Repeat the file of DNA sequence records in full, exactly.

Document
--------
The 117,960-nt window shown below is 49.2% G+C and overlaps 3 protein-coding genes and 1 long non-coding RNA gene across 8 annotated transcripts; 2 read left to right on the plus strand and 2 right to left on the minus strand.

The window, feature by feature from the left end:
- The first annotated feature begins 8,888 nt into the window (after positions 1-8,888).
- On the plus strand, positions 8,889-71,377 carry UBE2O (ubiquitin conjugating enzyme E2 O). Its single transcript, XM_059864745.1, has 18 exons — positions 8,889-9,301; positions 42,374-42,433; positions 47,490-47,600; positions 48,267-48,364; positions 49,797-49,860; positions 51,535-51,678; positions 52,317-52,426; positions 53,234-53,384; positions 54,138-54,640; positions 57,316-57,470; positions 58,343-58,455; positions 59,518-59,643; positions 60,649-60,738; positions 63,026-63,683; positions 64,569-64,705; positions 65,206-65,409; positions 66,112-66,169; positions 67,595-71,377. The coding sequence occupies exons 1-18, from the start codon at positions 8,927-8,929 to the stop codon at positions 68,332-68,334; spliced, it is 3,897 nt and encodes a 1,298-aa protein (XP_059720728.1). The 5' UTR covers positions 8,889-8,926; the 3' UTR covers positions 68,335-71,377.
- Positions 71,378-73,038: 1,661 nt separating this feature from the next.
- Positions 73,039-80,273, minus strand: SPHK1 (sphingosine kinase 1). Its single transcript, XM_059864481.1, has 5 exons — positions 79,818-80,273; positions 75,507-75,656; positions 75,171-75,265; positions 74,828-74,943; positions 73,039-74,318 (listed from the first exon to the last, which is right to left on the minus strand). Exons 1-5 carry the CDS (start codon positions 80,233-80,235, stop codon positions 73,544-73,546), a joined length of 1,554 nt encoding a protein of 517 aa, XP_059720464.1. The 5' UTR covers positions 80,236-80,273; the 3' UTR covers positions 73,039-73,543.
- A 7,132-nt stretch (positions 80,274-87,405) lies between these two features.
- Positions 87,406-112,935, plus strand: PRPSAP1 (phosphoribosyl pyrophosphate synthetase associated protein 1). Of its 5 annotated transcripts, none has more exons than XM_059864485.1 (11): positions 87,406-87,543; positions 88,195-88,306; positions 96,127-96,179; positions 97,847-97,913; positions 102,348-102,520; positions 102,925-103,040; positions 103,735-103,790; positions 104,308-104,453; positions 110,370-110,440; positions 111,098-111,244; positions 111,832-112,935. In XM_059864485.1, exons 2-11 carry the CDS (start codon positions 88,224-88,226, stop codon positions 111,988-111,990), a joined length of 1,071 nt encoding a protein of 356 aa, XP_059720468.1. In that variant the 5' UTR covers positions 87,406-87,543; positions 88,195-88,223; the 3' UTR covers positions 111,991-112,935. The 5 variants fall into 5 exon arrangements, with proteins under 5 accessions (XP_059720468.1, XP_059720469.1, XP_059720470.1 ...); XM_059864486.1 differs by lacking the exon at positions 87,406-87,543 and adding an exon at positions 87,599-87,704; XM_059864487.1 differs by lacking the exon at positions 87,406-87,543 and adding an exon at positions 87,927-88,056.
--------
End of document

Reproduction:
The 117,960-nt window shown below is 49.2% G+C and overlaps 3 protein-coding genes and 1 long non-coding RNA gene across 8 annotated transcripts; 2 read left to right on the plus strand and 2 right to left on the minus strand.

The window, feature by feature from the left end:
- The first annotated feature begins 8,888 nt into the window (after positions 1-8,888).
- On the plus strand, positions 8,889-71,377 carry UBE2O (ubiquitin conjugating enzyme E2 O). Its single transcript, XM_059864745.1, has 18 exons — positions 8,889-9,301; positions 42,374-42,433; positions 47,490-47,600; positions 48,267-48,364; positions 49,797-49,860; positions 51,535-51,678; positions 52,317-52,426; positions 53,234-53,384; positions 54,138-54,640; positions 57,316-57,470; positions 58,343-58,455; positions 59,518-59,643; positions 60,649-60,738; positions 63,026-63,683; positions 64,569-64,705; positions 65,206-65,409; positions 66,112-66,169; positions 67,595-71,377. The coding sequence occupies exons 1-18, from the start codon at positions 8,927-8,929 to the stop codon at positions 68,332-68,334; spliced, it is 3,897 nt and encodes a 1,298-aa protein (XP_059720728.1). The 5' UTR covers positions 8,889-8,926; the 3' UTR covers positions 68,335-71,377.
- Positions 71,378-73,038: 1,661 nt separating this feature from the next.
- Positions 73,039-80,273, minus strand: SPHK1 (sphingosine kinase 1). Its single transcript, XM_059864481.1, has 5 exons — positions 79,818-80,273; positions 75,507-75,656; positions 75,171-75,265; positions 74,828-74,943; positions 73,039-74,318 (listed from the first exon to the last, which is right to left on the minus strand). Exons 1-5 carry the CDS (start codon positions 80,233-80,235, stop codon positions 73,544-73,546), a joined length of 1,554 nt encoding a protein of 517 aa, XP_059720464.1. The 5' UTR covers positions 80,236-80,273; the 3' UTR covers positions 73,039-73,543.
- A 7,132-nt stretch (positions 80,274-87,405) lies between these two features.
- Positions 87,406-112,935, plus strand: PRPSAP1 (phosphoribosyl pyrophosphate synthetase associated protein 1). Of its 5 annotated transcripts, none has more exons than XM_059864485.1 (11): positions 87,406-87,543; positions 88,195-88,306; positions 96,127-96,179; positions 97,847-97,913; positions 102,348-102,520; positions 102,925-103,040; positions 103,735-103,790; positions 104,308-104,453; positions 110,370-110,440; positions 111,098-111,244; positions 111,832-112,935. In XM_059864485.1, exons 2-11 carry the CDS (start codon positions 88,224-88,226, stop codon positions 111,988-111,990), a joined length of 1,071 nt encoding a protein of 356 aa, XP_059720468.1. In that variant the 5' UTR covers positions 87,406-87,543; positions 88,195-88,223; the 3' UTR covers positions 111,991-112,935. The 5 variants fall into 5 exon arrangements, with proteins under 5 accessions (XP_059720468.1, XP_059720469.1, XP_059720470.1 ...); XM_059864486.1 differs by lacking the exon at positions 87,406-87,543 and adding an exon at positions 87,599-87,704; XM_059864487.1 differs by lacking the exon at positions 87,406-87,543 and adding an exon at positions 87,927-88,056.